The political fracas at Speaker's Park continued on throughout the afternoon, but mostly it was the same old routine: some asshole in a suit would take the stage and spout the same rhetoric as the asshole before him who'd just been booed offstage. Carmell watched them all, noted here and there on his smart phone, things to follow up. He also watched the crowd, mostly because they were far more interesting than the stiffs on-stage. There was a life, a vitality to them, beaten down to the point of submission, sure, but still present, murmuring under the veil of conformity. He especially liked the three old ladies sitting five rows back, who vociferously badmouthed every candidate who took the stage with his fake-ass smile and perfect teeth. He used the CAMERA function on his phone to quickly snap their picture and denote them with a smiley face. Then the event droned on.
He wasn't even sure it was over until the three old ladies rose and sauntered off about three minutes before the last speaker was about to finish. Before anyone could say anything, the woman in a purple cardigan, perhaps the leader of the “Gang,” waved a hanky and shouted, “Don't worry, he hasn't any more to say. Trust me, folks!”
The crowd chuckled. Interesting. Carmell decided to follow them; they would be a good source of intel. Gossip, mostly, but that was as good as one was to get in this town, he supposed. He watched them choose a place to eat, a tiny cafe with exactly three tables out front, each with a dingy checkered tablecloth with frayed edges covering it. He let them sit down and get comfortable before he approached and introduced himself.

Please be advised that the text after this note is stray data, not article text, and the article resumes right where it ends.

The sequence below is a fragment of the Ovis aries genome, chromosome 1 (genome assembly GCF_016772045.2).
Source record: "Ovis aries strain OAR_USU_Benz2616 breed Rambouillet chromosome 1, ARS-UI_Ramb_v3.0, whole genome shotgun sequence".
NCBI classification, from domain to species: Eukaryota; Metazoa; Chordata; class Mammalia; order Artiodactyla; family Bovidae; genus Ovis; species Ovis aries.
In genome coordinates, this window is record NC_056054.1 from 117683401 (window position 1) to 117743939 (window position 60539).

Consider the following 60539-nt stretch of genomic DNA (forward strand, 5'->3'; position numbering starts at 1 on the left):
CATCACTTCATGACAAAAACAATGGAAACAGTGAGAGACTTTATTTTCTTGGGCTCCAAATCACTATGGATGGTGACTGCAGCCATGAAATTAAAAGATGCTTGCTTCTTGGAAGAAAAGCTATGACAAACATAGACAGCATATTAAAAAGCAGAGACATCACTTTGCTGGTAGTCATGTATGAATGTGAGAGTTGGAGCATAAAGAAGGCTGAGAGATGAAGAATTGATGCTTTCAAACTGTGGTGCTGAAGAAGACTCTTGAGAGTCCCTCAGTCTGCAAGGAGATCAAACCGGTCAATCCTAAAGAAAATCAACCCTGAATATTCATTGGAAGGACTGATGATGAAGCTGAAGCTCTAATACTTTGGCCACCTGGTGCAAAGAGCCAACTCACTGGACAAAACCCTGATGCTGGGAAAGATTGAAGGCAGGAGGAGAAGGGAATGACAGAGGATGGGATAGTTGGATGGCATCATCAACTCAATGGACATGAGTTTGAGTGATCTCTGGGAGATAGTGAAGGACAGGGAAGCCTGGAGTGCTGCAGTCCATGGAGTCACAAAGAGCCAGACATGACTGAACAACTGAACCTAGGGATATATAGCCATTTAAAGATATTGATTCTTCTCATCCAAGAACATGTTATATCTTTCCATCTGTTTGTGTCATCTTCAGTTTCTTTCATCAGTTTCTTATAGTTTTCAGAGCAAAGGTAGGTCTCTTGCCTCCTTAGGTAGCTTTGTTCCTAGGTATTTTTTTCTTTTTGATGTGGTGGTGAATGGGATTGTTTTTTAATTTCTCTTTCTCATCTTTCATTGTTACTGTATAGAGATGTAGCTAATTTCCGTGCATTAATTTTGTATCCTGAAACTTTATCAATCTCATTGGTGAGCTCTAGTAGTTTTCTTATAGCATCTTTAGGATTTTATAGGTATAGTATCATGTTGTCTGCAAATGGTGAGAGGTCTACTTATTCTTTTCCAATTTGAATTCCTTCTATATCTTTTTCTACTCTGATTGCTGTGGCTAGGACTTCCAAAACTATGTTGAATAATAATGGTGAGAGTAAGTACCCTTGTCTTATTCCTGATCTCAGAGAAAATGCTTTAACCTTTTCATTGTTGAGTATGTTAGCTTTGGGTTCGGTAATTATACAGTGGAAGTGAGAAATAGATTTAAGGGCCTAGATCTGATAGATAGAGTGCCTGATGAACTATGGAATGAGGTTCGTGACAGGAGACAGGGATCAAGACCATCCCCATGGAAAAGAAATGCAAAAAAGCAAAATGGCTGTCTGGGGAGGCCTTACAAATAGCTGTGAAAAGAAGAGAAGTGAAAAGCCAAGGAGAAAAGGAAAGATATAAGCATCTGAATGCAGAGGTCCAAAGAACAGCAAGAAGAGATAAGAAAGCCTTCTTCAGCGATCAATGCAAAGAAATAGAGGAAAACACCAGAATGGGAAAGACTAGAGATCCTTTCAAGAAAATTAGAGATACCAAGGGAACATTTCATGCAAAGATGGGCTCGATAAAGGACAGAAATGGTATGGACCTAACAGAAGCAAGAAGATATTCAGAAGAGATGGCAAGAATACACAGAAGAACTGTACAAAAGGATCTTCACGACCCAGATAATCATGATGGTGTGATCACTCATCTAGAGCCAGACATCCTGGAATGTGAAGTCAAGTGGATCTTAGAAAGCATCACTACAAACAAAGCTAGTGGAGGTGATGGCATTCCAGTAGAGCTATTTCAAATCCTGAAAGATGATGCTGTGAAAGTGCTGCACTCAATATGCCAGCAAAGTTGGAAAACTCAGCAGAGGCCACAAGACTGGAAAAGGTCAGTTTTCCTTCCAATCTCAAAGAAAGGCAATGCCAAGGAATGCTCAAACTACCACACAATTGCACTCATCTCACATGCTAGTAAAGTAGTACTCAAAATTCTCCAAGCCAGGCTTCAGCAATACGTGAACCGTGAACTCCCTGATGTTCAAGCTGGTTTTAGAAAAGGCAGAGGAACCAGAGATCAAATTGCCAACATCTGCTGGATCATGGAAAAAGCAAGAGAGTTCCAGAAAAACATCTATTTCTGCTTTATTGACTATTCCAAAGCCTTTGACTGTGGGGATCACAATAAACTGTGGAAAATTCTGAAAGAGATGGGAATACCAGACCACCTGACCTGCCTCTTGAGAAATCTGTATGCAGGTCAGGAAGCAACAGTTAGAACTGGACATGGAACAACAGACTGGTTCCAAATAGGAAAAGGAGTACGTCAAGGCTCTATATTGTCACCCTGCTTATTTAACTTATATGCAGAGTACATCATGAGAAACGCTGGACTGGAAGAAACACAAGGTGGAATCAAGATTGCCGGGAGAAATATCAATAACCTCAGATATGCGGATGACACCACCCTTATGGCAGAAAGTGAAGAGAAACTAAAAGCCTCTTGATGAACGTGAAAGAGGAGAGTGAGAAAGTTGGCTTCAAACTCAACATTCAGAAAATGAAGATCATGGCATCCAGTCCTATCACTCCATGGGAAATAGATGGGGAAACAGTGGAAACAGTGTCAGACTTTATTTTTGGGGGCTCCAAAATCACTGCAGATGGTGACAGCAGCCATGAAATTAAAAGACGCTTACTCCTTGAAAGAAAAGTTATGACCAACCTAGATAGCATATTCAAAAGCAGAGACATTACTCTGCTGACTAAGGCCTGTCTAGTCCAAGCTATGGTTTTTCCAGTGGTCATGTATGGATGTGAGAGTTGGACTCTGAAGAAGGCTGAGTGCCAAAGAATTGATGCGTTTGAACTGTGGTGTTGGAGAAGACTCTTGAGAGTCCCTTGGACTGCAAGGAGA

It was Elsie who spoke first, “So what can we do ya for, Mr. Carmell?”
“I watched the proceedings from over there,” he nodded behind him.
A smile touched his lips. He appreciated their bluntness. He removed his coat and cleared his throat, “Well, from what I could tell, you three knew every candidate.”
“That's right,” all three of the women nodded.
“And you had opinions about each.”
Doris, the tallest of the trio, retorted, “They're scoundrels, the lot of them!”
“So if an outsider, such as myself, needed to know the inner workings of this town, the people in it, the dirty little secrets, I should think you three ladies might be just the people I'd need to talk to.”
“Don't bother sweet-talkin' us, mister, there ain't nothin' you can do to us that would impress us.”
“So get your ass back on the bus that dropped you off, eh?” Doris did her best to look intimidating.
Carmell held back a smirk and offered, seriously, “I was friends with Josh Gavin. Want to see his murder solved.”
Elsie softened a bit, “He was a good man, Josh was. I'd like to see a bit of Justice dealt with that one, too.”
Doris nodded behind him, toward the now empty stage, “You think one of them dopes is behind it? Someone political?”
Carmell smiled and stood, “I don't want to disturb your lunch, ladies.”
He pulled a card from inside his shirt pocket and gave it to Elsie. He explained, “This is my mobile number. Call me if you want to get together sometime and talk about old times.”
Elsie nodded and pocketed the card. She looked up at Carmell and he noticed her eyes were dark steel points darting into his skull. She added, “Or new times.”